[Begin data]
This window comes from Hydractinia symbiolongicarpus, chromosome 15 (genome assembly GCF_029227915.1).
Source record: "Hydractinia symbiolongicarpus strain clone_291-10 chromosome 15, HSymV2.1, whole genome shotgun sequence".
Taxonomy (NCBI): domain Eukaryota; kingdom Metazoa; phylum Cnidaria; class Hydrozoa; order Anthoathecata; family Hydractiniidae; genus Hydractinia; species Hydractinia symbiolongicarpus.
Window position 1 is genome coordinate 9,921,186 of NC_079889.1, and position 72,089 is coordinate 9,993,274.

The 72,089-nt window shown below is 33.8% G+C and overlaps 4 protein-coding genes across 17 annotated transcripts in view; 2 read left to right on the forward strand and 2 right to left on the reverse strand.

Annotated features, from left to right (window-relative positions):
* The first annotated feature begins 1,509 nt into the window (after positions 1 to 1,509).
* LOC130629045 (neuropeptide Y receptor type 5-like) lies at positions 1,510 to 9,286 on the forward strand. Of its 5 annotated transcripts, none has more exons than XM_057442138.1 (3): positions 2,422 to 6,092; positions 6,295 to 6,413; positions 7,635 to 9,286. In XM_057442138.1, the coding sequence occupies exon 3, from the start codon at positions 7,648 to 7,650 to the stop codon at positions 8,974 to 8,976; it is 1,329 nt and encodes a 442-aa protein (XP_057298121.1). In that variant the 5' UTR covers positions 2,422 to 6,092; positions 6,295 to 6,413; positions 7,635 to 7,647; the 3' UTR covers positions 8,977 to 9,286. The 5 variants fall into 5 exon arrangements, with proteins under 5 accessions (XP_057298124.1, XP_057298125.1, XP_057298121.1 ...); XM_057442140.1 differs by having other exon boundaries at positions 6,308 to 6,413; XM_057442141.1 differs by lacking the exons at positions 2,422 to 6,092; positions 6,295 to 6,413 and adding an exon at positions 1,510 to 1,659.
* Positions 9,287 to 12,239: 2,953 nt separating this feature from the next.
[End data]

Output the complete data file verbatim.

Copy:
This window comes from Hydractinia symbiolongicarpus, chromosome 15 (genome assembly GCF_029227915.1).
Source record: "Hydractinia symbiolongicarpus strain clone_291-10 chromosome 15, HSymV2.1, whole genome shotgun sequence".
Taxonomy (NCBI): domain Eukaryota; kingdom Metazoa; phylum Cnidaria; class Hydrozoa; order Anthoathecata; family Hydractiniidae; genus Hydractinia; species Hydractinia symbiolongicarpus.
Window position 1 is genome coordinate 9,921,186 of NC_079889.1, and position 72,089 is coordinate 9,993,274.

The 72,089-nt window shown below is 33.8% G+C and overlaps 4 protein-coding genes across 17 annotated transcripts in view; 2 read left to right on the forward strand and 2 right to left on the reverse strand.

Annotated features, from left to right (window-relative positions):
* The first annotated feature begins 1,509 nt into the window (after positions 1 to 1,509).
* LOC130629045 (neuropeptide Y receptor type 5-like) lies at positions 1,510 to 9,286 on the forward strand. Of its 5 annotated transcripts, none has more exons than XM_057442138.1 (3): positions 2,422 to 6,092; positions 6,295 to 6,413; positions 7,635 to 9,286. In XM_057442138.1, the coding sequence occupies exon 3, from the start codon at positions 7,648 to 7,650 to the stop codon at positions 8,974 to 8,976; it is 1,329 nt and encodes a 442-aa protein (XP_057298121.1). In that variant the 5' UTR covers positions 2,422 to 6,092; positions 6,295 to 6,413; positions 7,635 to 7,647; the 3' UTR covers positions 8,977 to 9,286. The 5 variants fall into 5 exon arrangements, with proteins under 5 accessions (XP_057298124.1, XP_057298125.1, XP_057298121.1 ...); XM_057442140.1 differs by having other exon boundaries at positions 6,308 to 6,413; XM_057442141.1 differs by lacking the exons at positions 2,422 to 6,092; positions 6,295 to 6,413 and adding an exon at positions 1,510 to 1,659.
* Positions 9,287 to 12,239: 2,953 nt separating this feature from the next.